WASP-104b, the darkest planet detected with absorption of more than 99% of light
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WASP-104b, the darkest planet detected with absorption of more than 99% of light

A team of researchers has made a fascinating discovery about a planet’s ability to absorb 99% of the light that reflects on it. The planet is the question is equivalent to the size of Jupiter located around 466 million light-years away from our planet. Its distinct feature is its blackness where it blocks 99% of the light incident on it from its host star making it extremely difficult to spot. To put things into perspective, it is assumed to be black as dying embers or plums or blacker than the charcoal.

The new paper which is yet to be reviewed by the official journal has been released on journal arXiv which is an online portal for research papers before they are published in recognized journals. According to the paper, WASP-104b – one of the blackest planet in the universe ever detected, is a massive gassy planet the size of Jupiter with soaring temperature which has earned it the place in hot Jupiters. It can swallow anywhere between 97% to 99% of light from its host star which makes it outstandingly difficult to spot.

Teo Mocnik, the author and a researcher at the Keele University in Staffordshire classified it as one of the five darkest planets in the universe where he has placed WASP-104b at the third position. Note that the darkest planet ever detected is TrES 2B which is also known as Kepler-1b which is a pitch-black exoplanet situated over 750 light-years away from the Earth which swallows more than 99% of the light incident on it from its host star making it one of the closest to the perfect black body.

WASP-104b was first discovered in 2014, however, the team including Mocnik were the one to study the data obtained by the Kepler Space Telescope and to derive at a conclusion about the blackness of the planet which is impressive. Assuming that it is nearly a perfect blackbody, researchers had to study the planet under transit method which is called as transit spectroscopy. In this method, the telescope looks after a star for signs of any exoplanets orbiting around it. It detects the brightest of the planet to an extreme precision and catches even the minutest dimming of light which is a sign of a planet passing through the star.

With transit method, Kepler Space Telescope has discovered more than 4,000 exoplanets and more will be discovered soon with the new TESS space telescope which has an estimated 200,000 exoplanets to scan in the universe. Coming back to WASP-104b, the telescope also captures any wobbling in the gravitational paradigm of the host star which could help researchers ascertain the data obtained and derive at a conclusion.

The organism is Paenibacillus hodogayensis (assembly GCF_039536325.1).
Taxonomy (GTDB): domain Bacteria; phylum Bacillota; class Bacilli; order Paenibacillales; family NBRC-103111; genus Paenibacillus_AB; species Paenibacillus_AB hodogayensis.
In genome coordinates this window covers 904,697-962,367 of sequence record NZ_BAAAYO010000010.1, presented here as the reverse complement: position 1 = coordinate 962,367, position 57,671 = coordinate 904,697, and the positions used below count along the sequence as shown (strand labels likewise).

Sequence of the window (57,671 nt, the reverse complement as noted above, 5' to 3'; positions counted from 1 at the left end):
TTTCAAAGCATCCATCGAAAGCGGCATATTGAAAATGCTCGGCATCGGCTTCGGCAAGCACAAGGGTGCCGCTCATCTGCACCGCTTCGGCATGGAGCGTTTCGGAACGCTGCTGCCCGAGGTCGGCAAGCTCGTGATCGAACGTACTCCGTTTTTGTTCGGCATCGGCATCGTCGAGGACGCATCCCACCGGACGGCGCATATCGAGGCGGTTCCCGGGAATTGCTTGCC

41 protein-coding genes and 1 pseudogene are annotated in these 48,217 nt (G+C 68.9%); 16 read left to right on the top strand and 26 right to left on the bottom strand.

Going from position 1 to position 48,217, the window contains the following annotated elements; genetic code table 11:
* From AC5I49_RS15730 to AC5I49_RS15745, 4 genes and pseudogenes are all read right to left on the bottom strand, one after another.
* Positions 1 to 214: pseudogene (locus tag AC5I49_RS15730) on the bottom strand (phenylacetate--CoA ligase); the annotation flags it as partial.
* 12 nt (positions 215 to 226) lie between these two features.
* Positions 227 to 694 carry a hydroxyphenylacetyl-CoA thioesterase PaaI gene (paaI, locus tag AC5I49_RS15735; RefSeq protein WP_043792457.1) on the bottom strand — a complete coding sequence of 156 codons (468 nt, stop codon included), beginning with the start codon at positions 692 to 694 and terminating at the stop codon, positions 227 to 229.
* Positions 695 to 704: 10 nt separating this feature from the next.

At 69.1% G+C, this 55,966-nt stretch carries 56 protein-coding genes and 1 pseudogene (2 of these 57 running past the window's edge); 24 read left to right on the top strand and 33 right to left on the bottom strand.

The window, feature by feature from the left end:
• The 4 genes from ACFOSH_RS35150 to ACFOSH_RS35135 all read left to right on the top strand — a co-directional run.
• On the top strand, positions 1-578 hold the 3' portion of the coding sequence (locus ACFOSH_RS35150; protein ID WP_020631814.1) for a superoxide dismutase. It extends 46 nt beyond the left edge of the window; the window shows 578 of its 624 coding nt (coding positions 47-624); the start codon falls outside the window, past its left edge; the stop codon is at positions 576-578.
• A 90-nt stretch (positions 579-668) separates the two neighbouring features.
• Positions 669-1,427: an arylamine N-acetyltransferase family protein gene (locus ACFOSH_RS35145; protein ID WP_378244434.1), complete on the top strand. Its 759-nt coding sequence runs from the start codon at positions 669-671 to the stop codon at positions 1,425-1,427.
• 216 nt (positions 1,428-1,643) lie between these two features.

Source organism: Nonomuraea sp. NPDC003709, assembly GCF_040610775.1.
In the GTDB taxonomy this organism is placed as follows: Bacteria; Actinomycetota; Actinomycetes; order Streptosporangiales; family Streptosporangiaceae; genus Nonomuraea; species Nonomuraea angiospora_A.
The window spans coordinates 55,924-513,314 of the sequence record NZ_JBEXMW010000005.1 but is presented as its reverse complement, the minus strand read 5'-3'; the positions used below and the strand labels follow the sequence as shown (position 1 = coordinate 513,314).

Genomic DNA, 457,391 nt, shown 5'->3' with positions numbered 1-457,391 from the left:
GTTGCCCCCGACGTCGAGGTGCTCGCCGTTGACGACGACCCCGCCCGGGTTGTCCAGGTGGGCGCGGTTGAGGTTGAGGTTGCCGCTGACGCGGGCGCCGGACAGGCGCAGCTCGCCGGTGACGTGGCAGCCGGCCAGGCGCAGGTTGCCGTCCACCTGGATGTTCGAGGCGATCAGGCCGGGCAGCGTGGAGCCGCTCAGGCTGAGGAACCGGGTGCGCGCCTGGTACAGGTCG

In this case, researchers stumbled upon the black WASP-104b which is a hot Jupiter and it is tidally locked with its host star located just 2.6 million miles away. It takes the planet only 1.76 earth days to complete a full orbital rotation once. Researchers believe that counterintuitively, the planet is tidally locked with the host star-making one of the sides face the star producing a soaring hot surface temperature and extreme stellar radiation while another side is in the nighttime with subtle temperatures and endless night.

As per the researchers, the region facing the host star would have scorching hot temperature along with stellar radiation opposing the formation of ice or clouds. With no clouds or ice, the factor which blankets the surface into white color making it reflective towards the light and also contain elements that absorb light. Both this feature allows a planet to be visible. The planet is said to have a hazy and thick atmosphere with rich atomic potassium and sodium which can absorb many colors in the electromagnetic spectrum potentially in the visual wavelength thus making it difficult to spot.

The researchers have found out that WASP-104b can absorb anywhere between 97% to 99% of the light that hits it making it blacker than coal. However, there could be a dark purple colored solar radiation that causes it to glow but it isn’t perceivable to us sitting more than 466 million light-years away from it.